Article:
In 2015, around 9,200 people were diagnosed with oesophageal cancer in the UK and it’s the 13th most common cancer in adults.

The condition is more common in older people, with 40% of new cases occurring in people aged 75 or over and it’s very rare in people younger than 40 years old, it’s also more common in men than women.

Oesophageal cancer is a cancer affecting the long tube that carries food to the stomach and it can occur in any part of the oesophagus, including where it joins the stomach. It often manifests in tumours appearing in the oesophagus, which can begin to block the tube as they grow.

 

There are different types of oesophageal cancer and they are usually linked to where the cancer begins.

Cancers in the upper and middle part tend to be squamous cell carcinomas, which develop from cells that make up the inner lining of the oesophagus.

Cells in the lower part tend to be a type called adenocarcinoma, and these often start in gland cells. If it’s lower still, it is classified as a gastro oesophageal junction cancer.

 

Oesophageal cancer doesn’t typically have any symptoms at first, but as the cancer grows it can cause swallowing problems as it narrows the oesophagus, which can make it feel as though food is getting stuck, swallowing might also become uncomfortable or painful. You may also develop a persistent cough, loss of appetite and persistent vomiting, as well as stomach aches and heartburn.

It’s best to seek medical advice if you experience swallowing difficulties, heartburn on most days for three weeks or more, or any other unusual or persistent symptoms. Many of these symptoms can be caused by a variety of conditions so in many cases it won’t be cancer, but it is always good to get checked.

 

Oesophageal cancer is often caused through obesity, with 1 in 4 men and 1 in 10 women diagnosed with the disease having their diagnosis linked to obesity.

Smoking, excessive drinking and a diet lacking in fruit and vegetables are also preventable causes. However, age is also a major factor, whilst between 1 and 5 percent of people with Barett’s oesophagus will develop the cancer.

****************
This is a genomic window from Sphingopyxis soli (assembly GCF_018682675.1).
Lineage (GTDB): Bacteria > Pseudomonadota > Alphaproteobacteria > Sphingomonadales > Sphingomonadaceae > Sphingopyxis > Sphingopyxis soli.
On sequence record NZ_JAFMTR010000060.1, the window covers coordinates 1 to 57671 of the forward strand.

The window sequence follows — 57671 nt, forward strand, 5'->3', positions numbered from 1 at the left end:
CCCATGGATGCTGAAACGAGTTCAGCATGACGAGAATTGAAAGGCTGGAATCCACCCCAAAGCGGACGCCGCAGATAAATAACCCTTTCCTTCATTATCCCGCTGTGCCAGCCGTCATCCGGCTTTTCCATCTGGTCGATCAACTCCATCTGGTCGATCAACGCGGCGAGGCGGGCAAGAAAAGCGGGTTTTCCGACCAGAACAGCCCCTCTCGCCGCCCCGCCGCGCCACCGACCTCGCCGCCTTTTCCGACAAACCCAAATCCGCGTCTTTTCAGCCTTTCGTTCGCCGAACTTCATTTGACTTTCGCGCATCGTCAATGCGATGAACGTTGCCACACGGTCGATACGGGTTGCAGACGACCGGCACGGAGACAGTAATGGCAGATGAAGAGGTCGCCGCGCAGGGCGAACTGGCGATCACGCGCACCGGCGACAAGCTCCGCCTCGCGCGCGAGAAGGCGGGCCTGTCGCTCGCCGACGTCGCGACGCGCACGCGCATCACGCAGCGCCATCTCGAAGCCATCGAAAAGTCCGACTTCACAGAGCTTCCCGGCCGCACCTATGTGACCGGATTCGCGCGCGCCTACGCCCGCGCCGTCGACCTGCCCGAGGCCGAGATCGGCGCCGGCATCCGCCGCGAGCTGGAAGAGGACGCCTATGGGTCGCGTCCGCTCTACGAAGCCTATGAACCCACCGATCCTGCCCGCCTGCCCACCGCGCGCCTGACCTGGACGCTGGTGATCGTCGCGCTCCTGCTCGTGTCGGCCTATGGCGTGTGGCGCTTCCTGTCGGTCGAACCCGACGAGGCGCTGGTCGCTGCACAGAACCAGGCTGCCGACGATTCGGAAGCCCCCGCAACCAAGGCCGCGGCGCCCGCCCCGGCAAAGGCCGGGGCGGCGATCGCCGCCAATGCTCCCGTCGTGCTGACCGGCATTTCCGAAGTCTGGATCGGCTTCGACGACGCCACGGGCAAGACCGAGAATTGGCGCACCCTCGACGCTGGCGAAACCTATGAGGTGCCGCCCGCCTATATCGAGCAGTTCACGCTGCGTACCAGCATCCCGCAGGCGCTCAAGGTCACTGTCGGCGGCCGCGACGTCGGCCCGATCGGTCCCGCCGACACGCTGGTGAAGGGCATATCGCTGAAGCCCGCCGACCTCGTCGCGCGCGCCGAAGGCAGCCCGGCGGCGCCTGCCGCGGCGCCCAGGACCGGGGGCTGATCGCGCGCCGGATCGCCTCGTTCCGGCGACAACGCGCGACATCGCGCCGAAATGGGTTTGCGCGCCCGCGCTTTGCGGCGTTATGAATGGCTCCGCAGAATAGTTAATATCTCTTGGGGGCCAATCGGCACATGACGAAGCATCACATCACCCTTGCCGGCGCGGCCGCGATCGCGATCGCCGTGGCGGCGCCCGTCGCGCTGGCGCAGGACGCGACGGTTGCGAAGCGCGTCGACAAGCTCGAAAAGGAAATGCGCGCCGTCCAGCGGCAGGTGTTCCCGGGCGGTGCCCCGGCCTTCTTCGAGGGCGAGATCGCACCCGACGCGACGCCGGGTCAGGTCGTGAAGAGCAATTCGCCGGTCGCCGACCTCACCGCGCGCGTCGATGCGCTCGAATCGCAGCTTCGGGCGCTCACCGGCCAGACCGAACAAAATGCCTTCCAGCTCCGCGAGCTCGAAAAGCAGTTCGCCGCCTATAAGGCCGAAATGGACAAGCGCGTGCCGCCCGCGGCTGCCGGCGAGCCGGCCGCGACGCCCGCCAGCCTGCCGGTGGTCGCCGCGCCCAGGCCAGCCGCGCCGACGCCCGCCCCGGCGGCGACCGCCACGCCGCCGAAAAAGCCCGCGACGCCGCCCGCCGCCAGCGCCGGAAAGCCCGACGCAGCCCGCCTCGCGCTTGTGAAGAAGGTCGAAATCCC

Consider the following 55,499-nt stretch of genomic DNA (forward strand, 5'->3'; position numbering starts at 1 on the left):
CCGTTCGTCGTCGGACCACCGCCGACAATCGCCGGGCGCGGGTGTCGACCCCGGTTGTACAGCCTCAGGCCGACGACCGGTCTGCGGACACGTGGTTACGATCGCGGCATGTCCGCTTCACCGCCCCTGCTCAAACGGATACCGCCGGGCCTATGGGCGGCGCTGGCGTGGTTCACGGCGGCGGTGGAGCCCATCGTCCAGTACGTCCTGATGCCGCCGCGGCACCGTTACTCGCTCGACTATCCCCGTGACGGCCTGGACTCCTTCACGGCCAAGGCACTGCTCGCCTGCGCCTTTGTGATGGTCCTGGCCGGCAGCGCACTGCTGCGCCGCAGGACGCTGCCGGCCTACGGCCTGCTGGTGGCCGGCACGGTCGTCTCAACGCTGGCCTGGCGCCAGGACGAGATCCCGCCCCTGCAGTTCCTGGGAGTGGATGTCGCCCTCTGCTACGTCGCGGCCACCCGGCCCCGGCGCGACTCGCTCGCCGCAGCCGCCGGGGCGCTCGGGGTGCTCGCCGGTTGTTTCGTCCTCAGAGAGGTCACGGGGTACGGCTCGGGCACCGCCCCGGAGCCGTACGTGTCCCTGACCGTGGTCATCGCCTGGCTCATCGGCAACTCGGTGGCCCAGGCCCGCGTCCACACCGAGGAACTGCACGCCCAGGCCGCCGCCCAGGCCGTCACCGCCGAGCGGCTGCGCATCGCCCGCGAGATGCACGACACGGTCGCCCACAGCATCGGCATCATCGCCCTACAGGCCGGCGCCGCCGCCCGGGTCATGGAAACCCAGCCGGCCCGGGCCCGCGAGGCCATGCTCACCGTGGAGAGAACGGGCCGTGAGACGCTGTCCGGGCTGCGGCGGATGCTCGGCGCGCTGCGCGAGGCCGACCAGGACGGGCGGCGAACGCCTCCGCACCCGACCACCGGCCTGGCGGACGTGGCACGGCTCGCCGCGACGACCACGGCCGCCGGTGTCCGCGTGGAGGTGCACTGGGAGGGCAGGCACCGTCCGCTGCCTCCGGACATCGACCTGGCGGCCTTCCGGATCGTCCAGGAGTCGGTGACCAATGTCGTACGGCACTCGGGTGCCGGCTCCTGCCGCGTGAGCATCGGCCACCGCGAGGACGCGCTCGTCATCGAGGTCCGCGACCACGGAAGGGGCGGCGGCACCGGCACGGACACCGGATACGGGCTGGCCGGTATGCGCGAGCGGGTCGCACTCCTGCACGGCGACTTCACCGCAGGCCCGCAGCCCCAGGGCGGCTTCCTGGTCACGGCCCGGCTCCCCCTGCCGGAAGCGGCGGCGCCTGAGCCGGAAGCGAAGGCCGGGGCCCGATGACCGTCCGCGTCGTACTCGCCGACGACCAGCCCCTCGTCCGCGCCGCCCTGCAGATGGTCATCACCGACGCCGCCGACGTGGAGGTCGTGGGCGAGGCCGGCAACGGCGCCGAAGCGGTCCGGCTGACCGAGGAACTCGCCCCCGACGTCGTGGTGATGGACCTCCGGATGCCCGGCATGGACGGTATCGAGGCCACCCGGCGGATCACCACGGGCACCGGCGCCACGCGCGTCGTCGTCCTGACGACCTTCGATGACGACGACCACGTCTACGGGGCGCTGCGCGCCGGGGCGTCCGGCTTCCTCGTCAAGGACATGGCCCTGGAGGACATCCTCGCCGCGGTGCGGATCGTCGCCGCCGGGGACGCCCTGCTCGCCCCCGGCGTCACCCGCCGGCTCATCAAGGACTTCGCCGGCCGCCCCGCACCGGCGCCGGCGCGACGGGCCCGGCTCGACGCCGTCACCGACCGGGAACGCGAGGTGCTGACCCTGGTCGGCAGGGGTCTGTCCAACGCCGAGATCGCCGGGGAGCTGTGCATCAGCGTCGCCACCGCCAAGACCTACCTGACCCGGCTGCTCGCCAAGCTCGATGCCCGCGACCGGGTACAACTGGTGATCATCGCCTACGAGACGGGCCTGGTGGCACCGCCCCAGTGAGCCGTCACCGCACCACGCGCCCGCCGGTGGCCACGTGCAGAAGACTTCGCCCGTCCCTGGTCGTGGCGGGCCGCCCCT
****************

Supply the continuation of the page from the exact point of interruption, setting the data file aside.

When you visit a GP with the symptoms you should be referred to a specialist for an endoscopy. This is a procedure which allows the specialist to examine your food pipe by inserting an endoscope, which is a long tube that lets the specialist see into your food pipe, down the throat so that they can diagnose the issue. The procedure will usually take between 15 minutes and an hour, and you may be given a local anaesthetic and a sedative for the duration.

If the doctors need to find out exactly where the cancer is so they can diagnose the stage your cancer has reached they may perform a CT scan, MRI or PET-CT scan or a Laparoscopy to pinpoint the location and whether it has spread.

A laparoscopy is a small operation that lasts about half an hour. The surgeon will make 2 or 3 small cuts around your abdomen and belly button and will insert a laparoscope, which is similar to an endoscope, into your tummy to see if they can find signs of the cancer on the lining of your abdomen or the surface layer of the organs in the abdomen.

 

Depending on where in the oesophagus the cancer is, you will be presented with different options for treatment.

If the cancer is caught at ‘stage 0’ then you will most likely be recommended an endoscopy to remove your oesophageal lining, unlike your diagnostic endoscopy, you’ll be asleep for this.

For other patients they will have surgery to remove the affected sections of the oesophagus. Chemotherapy or chemoradiotherapy, which is a combination of chemotherapy and radiotherapy, may also be used to help make the surgery more effective.